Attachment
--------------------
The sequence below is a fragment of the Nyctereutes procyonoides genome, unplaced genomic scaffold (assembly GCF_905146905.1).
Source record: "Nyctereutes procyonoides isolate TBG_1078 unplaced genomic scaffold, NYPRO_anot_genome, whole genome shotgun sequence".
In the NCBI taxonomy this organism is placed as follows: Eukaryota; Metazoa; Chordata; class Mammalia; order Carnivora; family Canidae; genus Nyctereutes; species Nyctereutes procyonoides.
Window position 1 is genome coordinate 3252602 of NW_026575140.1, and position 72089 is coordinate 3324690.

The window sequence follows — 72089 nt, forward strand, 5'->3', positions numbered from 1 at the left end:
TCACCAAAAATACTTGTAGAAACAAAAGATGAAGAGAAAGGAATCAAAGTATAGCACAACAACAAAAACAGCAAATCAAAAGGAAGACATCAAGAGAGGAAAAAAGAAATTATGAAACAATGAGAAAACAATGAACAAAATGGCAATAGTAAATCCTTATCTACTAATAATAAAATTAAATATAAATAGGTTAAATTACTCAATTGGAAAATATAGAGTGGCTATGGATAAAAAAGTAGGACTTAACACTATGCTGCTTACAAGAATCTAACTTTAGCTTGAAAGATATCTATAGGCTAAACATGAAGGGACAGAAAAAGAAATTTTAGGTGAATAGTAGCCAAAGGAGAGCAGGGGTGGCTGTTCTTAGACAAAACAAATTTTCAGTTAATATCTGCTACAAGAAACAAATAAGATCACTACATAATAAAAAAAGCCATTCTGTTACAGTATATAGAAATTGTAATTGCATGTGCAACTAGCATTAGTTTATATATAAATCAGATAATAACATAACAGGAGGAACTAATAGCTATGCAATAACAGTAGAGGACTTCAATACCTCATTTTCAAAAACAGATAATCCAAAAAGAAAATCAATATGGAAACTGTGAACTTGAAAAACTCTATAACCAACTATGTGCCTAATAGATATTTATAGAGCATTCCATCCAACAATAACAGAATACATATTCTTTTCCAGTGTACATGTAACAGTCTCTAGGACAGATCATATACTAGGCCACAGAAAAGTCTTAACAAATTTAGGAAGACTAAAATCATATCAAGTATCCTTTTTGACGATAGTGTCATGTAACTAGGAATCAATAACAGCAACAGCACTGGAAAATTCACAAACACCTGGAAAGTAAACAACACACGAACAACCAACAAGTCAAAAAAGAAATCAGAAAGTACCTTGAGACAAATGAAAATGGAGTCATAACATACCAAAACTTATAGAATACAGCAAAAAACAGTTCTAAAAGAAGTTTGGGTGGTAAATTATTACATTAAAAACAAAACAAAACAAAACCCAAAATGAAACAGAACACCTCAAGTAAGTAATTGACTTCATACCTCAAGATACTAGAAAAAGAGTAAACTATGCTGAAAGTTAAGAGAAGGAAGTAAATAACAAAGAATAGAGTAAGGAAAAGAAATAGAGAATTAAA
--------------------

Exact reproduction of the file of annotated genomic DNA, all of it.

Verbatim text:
The sequence below is a fragment of the Nyctereutes procyonoides genome, unplaced genomic scaffold (assembly GCF_905146905.1).
Source record: "Nyctereutes procyonoides isolate TBG_1078 unplaced genomic scaffold, NYPRO_anot_genome, whole genome shotgun sequence".
In the NCBI taxonomy this organism is placed as follows: Eukaryota; Metazoa; Chordata; class Mammalia; order Carnivora; family Canidae; genus Nyctereutes; species Nyctereutes procyonoides.
Window position 1 is genome coordinate 3252602 of NW_026575140.1, and position 72089 is coordinate 3324690.

The window sequence follows — 72089 nt, forward strand, 5'->3', positions numbered from 1 at the left end:
TCACCAAAAATACTTGTAGAAACAAAAGATGAAGAGAAAGGAATCAAAGTATAGCACAACAACAAAAACAGCAAATCAAAAGGAAGACATCAAGAGAGGAAAAAAGAAATTATGAAACAATGAGAAAACAATGAACAAAATGGCAATAGTAAATCCTTATCTACTAATAATAAAATTAAATATAAATAGGTTAAATTACTCAATTGGAAAATATAGAGTGGCTATGGATAAAAAAGTAGGACTTAACACTATGCTGCTTACAAGAATCTAACTTTAGCTTGAAAGATATCTATAGGCTAAACATGAAGGGACAGAAAAAGAAATTTTAGGTGAATAGTAGCCAAAGGAGAGCAGGGGTGGCTGTTCTTAGACAAAACAAATTTTCAGTTAATATCTGCTACAAGAAACAAATAAGATCACTACATAATAAAAAAAGCCATTCTGTTACAGTATATAGAAATTGTAATTGCATGTGCAACTAGCATTAGTTTATATATAAATCAGATAATAACATAACAGGAGGAACTAATAGCTATGCAATAACAGTAGAGGACTTCAATACCTCATTTTCAAAAACAGATAATCCAAAAAGAAAATCAATATGGAAACTGTGAACTTGAAAAACTCTATAACCAACTATGTGCCTAATAGATATTTATAGAGCATTCCATCCAACAATAACAGAATACATATTCTTTTCCAGTGTACATGTAACAGTCTCTAGGACAGATCATATACTAGGCCACAGAAAAGTCTTAACAAATTTAGGAAGACTAAAATCATATCAAGTATCCTTTTTGACGATAGTGTCATGTAACTAGGAATCAATAACAGCAACAGCACTGGAAAATTCACAAACACCTGGAAAGTAAACAACACACGAACAACCAACAAGTCAAAAAAGAAATCAGAAAGTACCTTGAGACAAATGAAAATGGAGTCATAACATACCAAAACTTATAGAATACAGCAAAAAACAGTTCTAAAAGAAGTTTGGGTGGTAAATTATTACATTAAAAACAAAACAAAACAAAACCCAAAATGAAACAGAACACCTCAAGTAAGTAATTGACTTCATACCTCAAGATACTAGAAAAAGAGTAAACTATGCTGAAAGTTAAGAGAAGGAAGTAAATAACAAAGAATAGAGTAAGGAAAAGAAATAGAGAATTAAA